That can’t-get-out-of-the-bed-in-the-morning feeling is all too familiar to women going through the process of menopause. Being tired is one thing, in fact, it’s something we all experience from time to time. Fatigue is something entirely different. When you are dealing with fatigue, it is not a response to intense physical activity in the way that being tired is. Fatigue can be described as feeling like no matter how much you sleep or how little activity you do; you are always drained. When we think of menopausal signs and signals, we think of things like hot flashes and mood swings. Fatigue isn’t one of the menopausal responses that people talk about often, but it is, in fact, a part of menopause for many women.
Insomnia and interrupted sleep cycles are common concerns many menopausal women share. Insomnia can both cause and exacerbate fatigue. It is a kind of “catch-22” situation. If you were sleeping well, you wouldn’t be fatigued; and if it weren’t for the fatigue, you would sleep better.
The specifics of the human sleep cycle are complex. It’s possible to sleep for hours and not get the “right kind” of sleep. It’s possible to sleep for short amounts of time and wake up feeling bright and refreshed. Women suffering from menopause-related fatigue may not feel energetic regardless of how much or how little sleep they got. There are some things you can do about it, though.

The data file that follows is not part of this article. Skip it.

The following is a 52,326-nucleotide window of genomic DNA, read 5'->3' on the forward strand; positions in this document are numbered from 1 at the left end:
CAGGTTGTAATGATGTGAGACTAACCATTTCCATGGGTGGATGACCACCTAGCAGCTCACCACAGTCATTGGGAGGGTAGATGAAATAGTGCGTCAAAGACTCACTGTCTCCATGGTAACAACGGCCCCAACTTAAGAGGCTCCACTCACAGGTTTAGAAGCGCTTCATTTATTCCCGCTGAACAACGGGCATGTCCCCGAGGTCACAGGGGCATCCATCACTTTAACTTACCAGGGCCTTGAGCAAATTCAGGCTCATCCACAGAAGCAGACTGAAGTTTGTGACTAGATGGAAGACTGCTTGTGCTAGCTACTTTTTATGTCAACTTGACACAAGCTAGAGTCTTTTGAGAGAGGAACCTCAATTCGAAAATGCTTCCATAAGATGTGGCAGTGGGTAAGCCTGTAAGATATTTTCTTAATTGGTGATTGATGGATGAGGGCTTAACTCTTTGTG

* Make sure you are getting the proper nutrition-the body has to be feed to work as it should
* Exercise – start slow with a short walk or stretching
* Maintain a good personal schedule. The more you can keep to a schedule, the better you will rest at night.
* Take steps to reduce stress in your daily life by making a list of things that decrease your stress and follow through with alleviating all you an
* Limit your intake of alcohol
* Stop smoking (if applicable)
Remember if you are following all the rules of good health and you remain fatigued you should see your doctor.